Julie Staples

Julie Staples has made an impact on foodservice by leading the training of culinary staff in the new recipe testing process to ensure accuracy.

Why Selected?

According to Lisa Eberhart, R.D., dietitian, Julie Staples has made an impact on foodservice by:

  • Establishing and implementing a new recipe testing process that has transformed the accuracy of dining program recipes, nutrition and costs
  • Developing new university dining menus focused on scratch cooking, nutrition, allergens and taste
  • Leading the training of culinary staff in the new recipe testing process to ensure accuracy

Details

Recipe Development Chef, North Carolina State University, Raleigh, NC
Age: 28
Education: B.S. from NC State in polymer and color chemistry, associate degree in culinary arts from The Culinary Institute of America
Years at organization: 2

Get to know

Q. What has been your proudest accomplishment?

Seeing the success of the 12 new restaurant venues that have opened in the past year across campus. Knowing that I was instrumental in the development of the menus and recipes in those locations is my proudest accomplishment. Since I graduated from NC State and experienced dining as a student, to know that I have made such a significant impact on the dining program at my alma mater means a lot to me.

Q. What would you say you excel at over more seasoned colleagues?

Having a strong background in science and math, as well as being very detail oriented, helps me to excel when it comes to the precision we require for recipe development and the subsequent nutritional analysis.

Q. What's the best career advice you've been given?

There are two pieces of advice that I always try to remember. The first is to never settle for mediocrity. And the second is to own your mistakes and learn from them; that is the only way to improve.

Q. What's been the biggest challenge you've had to overcome?

One of the biggest challenges I’ve had to overcome was adapting to the large scale of food production at a university versus that of traditional restaurant service.

Q. What's been your most rewarding moment?

Having the opportunity to teach and mentor others.

Q. What would you like to accomplish in your career in the next two years?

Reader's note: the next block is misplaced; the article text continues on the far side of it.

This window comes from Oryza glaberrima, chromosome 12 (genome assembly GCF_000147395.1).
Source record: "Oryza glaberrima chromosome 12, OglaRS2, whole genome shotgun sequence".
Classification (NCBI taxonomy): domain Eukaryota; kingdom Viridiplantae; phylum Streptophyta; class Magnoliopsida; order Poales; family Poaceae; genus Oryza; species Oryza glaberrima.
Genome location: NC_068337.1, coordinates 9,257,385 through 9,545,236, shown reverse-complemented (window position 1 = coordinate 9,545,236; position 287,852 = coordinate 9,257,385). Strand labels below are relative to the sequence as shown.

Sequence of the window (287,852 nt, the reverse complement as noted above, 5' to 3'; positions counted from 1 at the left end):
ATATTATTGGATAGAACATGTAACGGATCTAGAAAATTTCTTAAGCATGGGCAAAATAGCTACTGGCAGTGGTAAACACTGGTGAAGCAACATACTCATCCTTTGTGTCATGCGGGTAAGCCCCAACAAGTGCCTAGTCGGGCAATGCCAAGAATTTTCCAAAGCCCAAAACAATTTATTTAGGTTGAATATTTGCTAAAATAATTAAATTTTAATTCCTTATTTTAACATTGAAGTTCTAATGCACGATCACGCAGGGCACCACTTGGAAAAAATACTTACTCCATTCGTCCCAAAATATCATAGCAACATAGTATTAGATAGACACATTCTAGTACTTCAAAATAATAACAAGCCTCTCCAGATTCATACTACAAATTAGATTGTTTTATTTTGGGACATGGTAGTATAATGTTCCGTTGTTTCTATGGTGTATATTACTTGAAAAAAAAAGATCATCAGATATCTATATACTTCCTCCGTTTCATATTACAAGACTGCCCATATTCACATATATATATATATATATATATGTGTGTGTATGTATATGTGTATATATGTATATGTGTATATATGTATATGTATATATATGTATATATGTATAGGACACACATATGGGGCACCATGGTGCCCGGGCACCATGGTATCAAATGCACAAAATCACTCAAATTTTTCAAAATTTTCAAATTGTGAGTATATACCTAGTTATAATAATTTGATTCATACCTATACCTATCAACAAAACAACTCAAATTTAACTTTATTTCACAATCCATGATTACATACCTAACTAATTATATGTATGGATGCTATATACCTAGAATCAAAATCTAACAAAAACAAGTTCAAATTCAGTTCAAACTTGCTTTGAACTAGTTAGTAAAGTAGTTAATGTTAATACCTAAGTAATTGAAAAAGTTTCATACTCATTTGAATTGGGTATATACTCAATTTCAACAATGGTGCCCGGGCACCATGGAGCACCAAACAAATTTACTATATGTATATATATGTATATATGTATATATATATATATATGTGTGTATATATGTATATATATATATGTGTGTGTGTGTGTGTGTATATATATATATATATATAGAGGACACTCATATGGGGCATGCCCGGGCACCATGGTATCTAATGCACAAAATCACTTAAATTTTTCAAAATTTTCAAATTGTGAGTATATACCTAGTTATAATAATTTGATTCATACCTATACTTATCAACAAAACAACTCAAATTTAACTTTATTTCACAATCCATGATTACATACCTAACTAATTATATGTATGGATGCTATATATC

I would like to become a Certified Research Chef and continue in my pursuit of a B.S. in food science. 

Q. What's been your funniest on-the-job disaster?

At my first job out of culinary school, I was working a busy Sunday morning omelet station and tried to flip the omelet too soon. There was too much liquid egg still in the pan and when the omelet landed post flip, I was sprayed with runny egg all down my face, in front of a long line of guests. I was mortified, but the guests and my fellow cooks had a good laugh.

Q. What can you look back at now and laugh at?

How serious I was when I first started. I have learned to relax a bit and laugh at myself, although I am still known to get hyper focused and caught up in projects.

Under 30

More From FoodService Director

Sponsored Content
Mrs. T’s pierogies

From Mrs. T’s Foodservice.

Today’s college and university students demand customization, but they also seek out creative riffs on familiar dishes, making comfort food an area of opportunity for college & university operators.

This is especially true as more restaurants across all sectors add comfort-food favorites such as meatloaf, potato tots and loaded fries to menus.

Operators are already starting to see how a comforting, customizable ingredient such as pierogies meets those needs: Menu mentions of pierogies as an entree are up 9.3% over the last two years,...

Sponsored Content
local produce

From WinCup.

Today’s students care deeply about sustainability—much more so than the general population. For them, sustainable practices are visit drivers. What’s more, some 57% of students are willing to pay more for sustainable foods, according to Technomic’s recent College & University Consumer Trend Report . Sustainable claims drive visits, especially for young consumers: Some 31% of Gen Zers say they’re more likely to visit restaurants that try to be sustainable.

Students are looking for foodservice operations with comprehensive sustainability programs, and...

Industry News & Opinion

Mayfield High School in Mayfield, Ohio, has opened a coffee cart in its cafeteria, The News-Herald reports .

Open throughout the day, the cart sells 12-ounce cups of coffee for $2 each. Students were able to taste-test some of the offerings and were also involved in choosing the cart’s name.

The drinks are made with low-fat milk and unsweetened flavor syrups, and soy milk is on hand for those with allergies. To encourage more breakfast participation, the school gives students 50 percent off coffee when they also buy a breakfast item. Additionally, the cart is stationed next...

Sponsored Content
boston college acai bowl

From Dannon Foodservice.

Catering to the go-go-go lifestyle of university students is a challenge, and it’s one that Boston College dining representatives wrestle with daily.

“Students don’t just want to eat dinner between 5 and 7 p.m.,” says Beth Emery, the school’s director of dining. “They may want to eat dinner at 9 o’clock. We’ve been trying to come up with creative solutions.”

Those creative solutions include everything from offering breakfast items throughout the day to providing healthier late-night choices to trolling social media for trendy new menu ideas...

FSD Resources